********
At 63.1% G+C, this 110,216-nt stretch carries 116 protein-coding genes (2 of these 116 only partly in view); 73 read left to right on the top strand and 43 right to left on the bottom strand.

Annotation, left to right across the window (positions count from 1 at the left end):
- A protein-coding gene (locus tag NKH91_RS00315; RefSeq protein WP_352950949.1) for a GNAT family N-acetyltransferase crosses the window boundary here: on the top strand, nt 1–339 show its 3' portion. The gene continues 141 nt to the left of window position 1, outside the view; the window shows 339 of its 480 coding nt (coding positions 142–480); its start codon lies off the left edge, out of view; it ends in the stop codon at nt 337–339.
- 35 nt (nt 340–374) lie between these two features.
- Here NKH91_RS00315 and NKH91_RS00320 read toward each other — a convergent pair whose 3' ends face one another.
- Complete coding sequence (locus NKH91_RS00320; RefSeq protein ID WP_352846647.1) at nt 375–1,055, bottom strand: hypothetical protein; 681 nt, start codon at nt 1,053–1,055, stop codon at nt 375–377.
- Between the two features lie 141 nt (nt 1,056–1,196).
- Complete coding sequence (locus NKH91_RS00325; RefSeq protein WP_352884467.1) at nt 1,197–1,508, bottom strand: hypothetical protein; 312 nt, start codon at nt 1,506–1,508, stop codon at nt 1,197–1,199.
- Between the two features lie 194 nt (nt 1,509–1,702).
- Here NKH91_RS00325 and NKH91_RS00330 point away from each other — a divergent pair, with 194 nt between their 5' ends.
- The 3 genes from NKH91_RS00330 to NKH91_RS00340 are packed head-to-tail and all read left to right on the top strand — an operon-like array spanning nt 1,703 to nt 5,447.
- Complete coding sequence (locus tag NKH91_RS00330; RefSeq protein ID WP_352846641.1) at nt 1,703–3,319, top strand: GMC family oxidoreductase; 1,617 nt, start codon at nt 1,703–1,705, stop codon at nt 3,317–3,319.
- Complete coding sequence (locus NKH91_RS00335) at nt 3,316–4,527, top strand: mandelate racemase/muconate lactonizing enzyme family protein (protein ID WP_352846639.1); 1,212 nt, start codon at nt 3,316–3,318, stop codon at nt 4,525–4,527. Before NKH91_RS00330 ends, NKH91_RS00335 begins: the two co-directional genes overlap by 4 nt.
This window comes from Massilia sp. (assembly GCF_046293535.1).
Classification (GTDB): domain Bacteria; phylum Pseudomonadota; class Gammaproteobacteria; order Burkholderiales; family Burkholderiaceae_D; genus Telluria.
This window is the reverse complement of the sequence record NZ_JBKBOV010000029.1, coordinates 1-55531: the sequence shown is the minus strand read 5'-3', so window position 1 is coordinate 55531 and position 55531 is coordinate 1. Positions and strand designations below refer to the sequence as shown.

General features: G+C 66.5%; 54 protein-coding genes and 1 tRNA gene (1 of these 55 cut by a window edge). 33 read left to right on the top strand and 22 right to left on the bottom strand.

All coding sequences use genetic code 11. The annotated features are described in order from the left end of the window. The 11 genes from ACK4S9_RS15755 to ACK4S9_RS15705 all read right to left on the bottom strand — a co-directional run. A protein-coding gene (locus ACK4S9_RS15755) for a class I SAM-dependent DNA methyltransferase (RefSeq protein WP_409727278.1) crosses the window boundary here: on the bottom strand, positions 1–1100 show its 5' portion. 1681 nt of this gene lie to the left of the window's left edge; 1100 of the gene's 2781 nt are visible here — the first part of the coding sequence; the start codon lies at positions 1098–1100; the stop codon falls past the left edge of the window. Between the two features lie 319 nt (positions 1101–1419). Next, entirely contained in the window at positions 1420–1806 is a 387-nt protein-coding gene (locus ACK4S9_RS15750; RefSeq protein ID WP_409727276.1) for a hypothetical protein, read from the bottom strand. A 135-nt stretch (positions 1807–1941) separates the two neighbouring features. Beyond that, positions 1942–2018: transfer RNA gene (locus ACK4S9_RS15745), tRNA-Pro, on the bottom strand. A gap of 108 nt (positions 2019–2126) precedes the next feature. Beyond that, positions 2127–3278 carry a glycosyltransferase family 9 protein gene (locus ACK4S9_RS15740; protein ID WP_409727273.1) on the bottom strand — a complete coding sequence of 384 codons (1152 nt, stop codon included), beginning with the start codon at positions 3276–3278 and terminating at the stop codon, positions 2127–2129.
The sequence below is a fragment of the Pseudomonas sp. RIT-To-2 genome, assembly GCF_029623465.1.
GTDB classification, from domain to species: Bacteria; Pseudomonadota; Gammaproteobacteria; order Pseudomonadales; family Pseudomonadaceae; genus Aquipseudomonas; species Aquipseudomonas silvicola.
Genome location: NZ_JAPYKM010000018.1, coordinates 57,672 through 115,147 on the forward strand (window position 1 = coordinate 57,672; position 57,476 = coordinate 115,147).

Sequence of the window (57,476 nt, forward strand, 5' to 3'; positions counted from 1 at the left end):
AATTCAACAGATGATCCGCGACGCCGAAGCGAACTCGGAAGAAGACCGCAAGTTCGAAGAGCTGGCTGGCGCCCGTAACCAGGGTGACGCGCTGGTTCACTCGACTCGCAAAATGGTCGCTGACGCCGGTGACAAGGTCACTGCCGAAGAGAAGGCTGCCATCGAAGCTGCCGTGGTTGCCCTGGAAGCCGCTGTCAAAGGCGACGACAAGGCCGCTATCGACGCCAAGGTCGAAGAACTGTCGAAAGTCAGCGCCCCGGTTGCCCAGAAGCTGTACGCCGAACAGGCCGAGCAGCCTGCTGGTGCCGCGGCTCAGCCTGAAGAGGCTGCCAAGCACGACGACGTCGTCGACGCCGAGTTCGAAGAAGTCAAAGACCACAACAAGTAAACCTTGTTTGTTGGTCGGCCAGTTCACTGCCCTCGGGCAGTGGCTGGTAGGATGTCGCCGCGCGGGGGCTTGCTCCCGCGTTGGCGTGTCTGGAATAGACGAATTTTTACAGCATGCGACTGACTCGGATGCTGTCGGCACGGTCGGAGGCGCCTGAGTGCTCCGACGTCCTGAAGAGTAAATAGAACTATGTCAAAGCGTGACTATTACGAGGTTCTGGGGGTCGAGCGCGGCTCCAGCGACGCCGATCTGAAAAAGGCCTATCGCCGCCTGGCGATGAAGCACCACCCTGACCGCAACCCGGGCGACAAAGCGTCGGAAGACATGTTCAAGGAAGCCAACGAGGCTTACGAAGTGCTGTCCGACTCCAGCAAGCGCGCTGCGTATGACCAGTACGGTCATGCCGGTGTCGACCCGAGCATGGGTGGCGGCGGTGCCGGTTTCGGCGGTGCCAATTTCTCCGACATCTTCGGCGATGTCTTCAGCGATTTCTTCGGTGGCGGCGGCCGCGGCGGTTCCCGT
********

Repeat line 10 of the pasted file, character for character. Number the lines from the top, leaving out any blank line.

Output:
- Here NKH91_RS00325 and NKH91_RS00330 point away from each other — a divergent pair, with 194 nt between their 5' ends.